Kappabashi, Tokyo's famous kitchen supply area, is a must for anyone with an interest in cooking and eating. Here, Mario Leto gives you all the details to enjoy the best of the area.
Wooden bowls at Kappabashi - image © Mario Leto
Kappabashi, Japan’s restaurant supply store mecca, is located in Taito Ward between Ueno and Asakusa. At nearly a kilometer long, not counting the side streets, it is considered one of the world’s best in terms of the amount and variety of merchandise available. Anyone interested in getting close to Japanese culture, beyond the tourist attractions in other popular areas of the city, should definitely consider a full day to browse the shops that help make Japan’s culinary tradition the international status symbol it has become in the last half decade.
Golden Kappa statue - image © Mario Leto
Kappabashi Dougu Gai (かっぱ橋道具街), which literally means “Kappa Bridge Tool Town”, is the official name of the kitchen equipment area, but the shortened moniker “Kappabashi” is more commonly preferred by locals and tourists alike. To head off any confusion about the name, consider the following points:
- 1) There is no bridge in Kappabashi today, but there used to be when the area first took shape around 1912;
- 2) Kappabashi is less a town than a street, but translation is never perfect and you’ll understand the “town” feeling when you spend a day there;
- 3) Kappa, the mythological Japanese creature shown in the image above, actually has nothing to do with Kappabashi and was only adopted as a mascot later when the locals could no longer ignore the phonetic connection. More about Kappa in a bit.
Pottery shop - image © Mario Leto
Kappabashi is over 100 years old and boasts over 170 shops devoted to the cooking trade, from bowls, baskets and pans to uniforms, food, tables and chairs and everything in between. It can be accessed from at least three different stations—Ueno Station on the Yamanote line or Inaricho Station and Tawaramachi Station on the Ginza subway line—and has, as added benefits, the surrounding areas of Ueno park and downtown Asakusa to make a trip there not much off the beaten track.
Kitchen utensil shop - image © Mario Leto
Even if cooking and kitchens are nothing but the stuff of nightmares for you, Kappabashi is still guaranteed to delight. Remember that Japanese food stuff you like? Got it. How about that other thingy that does whatchamacallit? No problem. People watching? Oh yeah. Colors and sounds and textures and smells? Welcome to Kappabashi!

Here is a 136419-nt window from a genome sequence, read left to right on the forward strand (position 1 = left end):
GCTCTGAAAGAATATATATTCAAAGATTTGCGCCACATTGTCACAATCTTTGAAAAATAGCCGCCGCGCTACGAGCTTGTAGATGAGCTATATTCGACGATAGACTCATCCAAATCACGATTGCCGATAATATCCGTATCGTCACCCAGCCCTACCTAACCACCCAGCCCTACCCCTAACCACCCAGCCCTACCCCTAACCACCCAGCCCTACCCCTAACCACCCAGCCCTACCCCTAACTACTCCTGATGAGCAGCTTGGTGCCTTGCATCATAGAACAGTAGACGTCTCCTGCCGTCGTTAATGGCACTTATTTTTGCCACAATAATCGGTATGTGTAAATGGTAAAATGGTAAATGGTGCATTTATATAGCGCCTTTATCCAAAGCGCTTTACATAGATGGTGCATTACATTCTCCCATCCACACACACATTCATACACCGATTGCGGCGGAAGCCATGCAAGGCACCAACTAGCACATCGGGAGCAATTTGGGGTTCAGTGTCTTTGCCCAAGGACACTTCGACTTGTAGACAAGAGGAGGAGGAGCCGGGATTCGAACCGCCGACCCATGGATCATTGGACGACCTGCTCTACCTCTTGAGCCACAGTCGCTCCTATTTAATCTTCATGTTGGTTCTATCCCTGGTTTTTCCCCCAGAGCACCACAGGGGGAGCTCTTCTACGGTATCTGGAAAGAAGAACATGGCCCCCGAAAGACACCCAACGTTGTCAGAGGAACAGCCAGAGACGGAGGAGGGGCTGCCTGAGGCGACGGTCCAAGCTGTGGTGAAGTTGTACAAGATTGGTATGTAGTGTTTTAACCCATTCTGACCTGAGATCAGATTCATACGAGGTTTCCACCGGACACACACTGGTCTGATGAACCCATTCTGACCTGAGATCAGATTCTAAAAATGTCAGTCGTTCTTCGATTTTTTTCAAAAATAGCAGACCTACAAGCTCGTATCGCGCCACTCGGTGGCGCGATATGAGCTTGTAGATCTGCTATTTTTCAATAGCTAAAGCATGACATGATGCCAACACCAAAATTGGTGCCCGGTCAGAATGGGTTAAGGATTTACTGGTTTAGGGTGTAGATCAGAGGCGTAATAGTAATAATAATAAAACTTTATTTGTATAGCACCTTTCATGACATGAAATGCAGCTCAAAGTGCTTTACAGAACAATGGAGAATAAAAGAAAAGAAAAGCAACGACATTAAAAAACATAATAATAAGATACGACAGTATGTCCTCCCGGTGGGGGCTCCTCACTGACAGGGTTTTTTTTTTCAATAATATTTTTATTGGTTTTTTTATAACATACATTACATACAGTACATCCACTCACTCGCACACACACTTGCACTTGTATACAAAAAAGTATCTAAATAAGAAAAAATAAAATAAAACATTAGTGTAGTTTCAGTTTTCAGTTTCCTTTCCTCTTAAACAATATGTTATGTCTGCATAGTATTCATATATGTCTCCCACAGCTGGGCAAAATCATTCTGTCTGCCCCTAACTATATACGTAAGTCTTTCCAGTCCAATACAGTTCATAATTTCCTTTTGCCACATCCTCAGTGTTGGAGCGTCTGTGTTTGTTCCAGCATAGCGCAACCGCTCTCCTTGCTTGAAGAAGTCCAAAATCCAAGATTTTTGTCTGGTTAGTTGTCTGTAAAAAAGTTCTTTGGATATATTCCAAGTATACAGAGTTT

Ueno Station - image © Mario Leto
My own day trip started from Ueno Station (上野駅), the furthest station from the area at a fifteen-minute walk distance, but with the advantage of simplicity: The Yamanote line (山手線) is the first and easiest train line to come to grips with for first-time tourists in megalopolis Tokyo. You’ll want to exit the station from the Central Gate and then make an immediate left through the Asakusa Entrance. From there it’s a straight shot down Asakusa Dori (dori means “street”).
Niimi chef bust - image © Mario Leto
You’ll pass the Taito City Hall on your left early on and will arrive at your destination when you see the shop Niimi on the corner on your immediate left. You can’t miss it: It’s the shop with a huge bust of a chef on the roof. Just keep looking up. For those who prefer quick access, the Tawaramachi Station on the Ginza line is the closest and will drop you off on Kappabashi Hondori. More on that below.
Kappabashi covered walkway entrance - image © Mario Leto
Turn left at Niimi and let your journey begin. The whole area that is considered Kappabashi is basically one straight street with a covered walkway on both sides. I’ll call the side you arrive at from Ueno Station the “Ueno side”, and the other side I’ll refer to as the “Asakusa side”. This will help with navigation: You won’t get lost but you’ll lose shops you’d like to return to later in the day. After turning left at Niimi, walk the length of the Ueno side and when the covered walkway ends, about 800 plus meters down the road, cross the street and make your way back down the Asakusa side.
Pans, pans, and more pans - image © Mario Leto
When you get back to the corner with Niimi and the chef bust across the street, you will have completed your Kappabashi journey. My own journey included a couple side-street detours on the Asakusa side which were well worth the time, so all included, plan to walk around two to three kilometers on the street plus however many shop stairs you climb and aisles you squeeze yourself into.
Disposable Chopsticks - image © Mario Leto
As a tourist, almost every shop you pass will be of interest, if only for the novelty of it all as seen by a layperson. What’s the biggest pan you’ve ever seen? The largest knife? The number of chopsticks someone can cram into a plastic bag? If you are seriously looking to buy, then that’s an option too. Anyone can purchase just about anything, as long as you can either tote it away or pay for it to be shipped.
Bridge Coffee exterior - image © Mario Leto